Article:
The Drudge Report notes the front page of Sunday’s Los Angeles Times carries panic that all 20 best-acting Oscar nominees are going to be insufferably white again.
Glenn Whipp began: “As Motion Picture Academy members cast their ballots for Oscar nominations this week, the biggest issue for many voters isn't about who might be nominated but about the diversity of this year's acting class. Their fear: The hashtag #OscarsSoWhite will be trending on social media again.”
So who might benefit from the revelation that an actor of color needs to be nominated?
This year's prominent contenders of color include Michael B. Jordan (Creed), Will Smith (Concussion) and Samuel L. Jackson (The Hateful Eight). Gray's Compton, nominated in December for a SAG Awards ensemble prize, is also in the mix, as is transgender actress Mya Taylor, who earned a Spirit Awards nomination for her turn as an L.A. prostitute in the indie film Tangerine.
Whipp included debate from both sides in Hollywood:
"If it's all-white again, nobody's going to be happy and there might be a growing perception that the academy is out of touch," said USC history professor Steve Ross, author of several books about Hollywood politics. "It has to be a good performance, but, for some, if they're deciding between Will Smith and somebody else, they might just go for Will Smith because of what happened last year."...
"I don't see how you can nominate another group that doesn't include any actor of color and think you'll be taken seriously," one actors branch member said.
F. Gary Gray, director of the N.W.A biopic Straight Outta Compton who joined the academy this year, offers a different view.
"I'm not going to allow politics to influence my judgment because then that defeats the purpose," said Gray, who is African American. "That's not how I make movies and it's not how I'll vote. If something moves me and touches me, that's probably the direction I'll go."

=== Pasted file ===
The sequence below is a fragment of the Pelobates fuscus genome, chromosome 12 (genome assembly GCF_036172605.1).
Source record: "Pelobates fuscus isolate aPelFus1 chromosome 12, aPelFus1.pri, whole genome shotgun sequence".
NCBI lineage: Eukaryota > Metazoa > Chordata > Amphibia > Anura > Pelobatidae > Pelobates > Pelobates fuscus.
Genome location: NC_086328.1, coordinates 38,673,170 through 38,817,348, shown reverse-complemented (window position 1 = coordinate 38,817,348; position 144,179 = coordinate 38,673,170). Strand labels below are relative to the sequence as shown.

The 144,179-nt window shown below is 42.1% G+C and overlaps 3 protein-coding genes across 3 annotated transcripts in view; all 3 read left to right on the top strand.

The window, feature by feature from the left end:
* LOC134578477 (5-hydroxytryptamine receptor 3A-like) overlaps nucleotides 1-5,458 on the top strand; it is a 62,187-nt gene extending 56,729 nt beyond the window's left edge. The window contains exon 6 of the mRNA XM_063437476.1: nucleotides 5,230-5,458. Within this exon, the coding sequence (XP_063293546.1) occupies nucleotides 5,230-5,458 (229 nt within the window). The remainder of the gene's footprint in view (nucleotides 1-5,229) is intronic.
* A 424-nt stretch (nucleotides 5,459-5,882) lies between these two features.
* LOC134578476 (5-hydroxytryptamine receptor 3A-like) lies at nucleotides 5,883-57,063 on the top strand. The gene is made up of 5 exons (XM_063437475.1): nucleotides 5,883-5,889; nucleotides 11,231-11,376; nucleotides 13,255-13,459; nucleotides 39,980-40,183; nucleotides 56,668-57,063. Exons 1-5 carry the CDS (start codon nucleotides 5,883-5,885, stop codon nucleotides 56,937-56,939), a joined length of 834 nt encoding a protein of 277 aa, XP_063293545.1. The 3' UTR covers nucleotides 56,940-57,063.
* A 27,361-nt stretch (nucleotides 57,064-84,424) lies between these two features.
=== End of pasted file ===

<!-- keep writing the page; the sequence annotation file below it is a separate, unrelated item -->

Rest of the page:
"You definitely want the people who decide these things to reflect society," said Creed writer-director Ryan Coogler. "There's empowerment in representation. It means so much when you see somebody who's like you up there on that stage."
The academy responded to the #OscarsSoWhite criticism in June, inviting 322 new members, its largest class ever. The demographically broad group reflected a concerted move toward "a normalization of our membership to represent both the industry and the country as a whole," academy President Cheryl Boone Isaacs told The Times in an interview at the time.
The academy also announced an initiative to advocate for an "industry-wide commitment" to partner with the academy to "hire, mentor, encourage and promote talent in all areas of our profession." But some black activists (not very credibly) proclaim they don’t even care for the Oscar affirmation:
DuVernay was a central part of last year's Oscar protest after academy members awarded Selma two Oscar nominations — fewer than many had expected. But she says her company's focus is completely divorced from the Oscars.
"The OscarsSoWhite hashtag is what people want to hear about," DuVernay said. "But it's a privileged point of view to think that everyone's end goal is to be in that fancy room. This work needs to be done so people of color can see themselves as real people on screen. That's an issue of survival, essential to our personhood and our humanity and our dignity. It has nothing to do with those hashtags."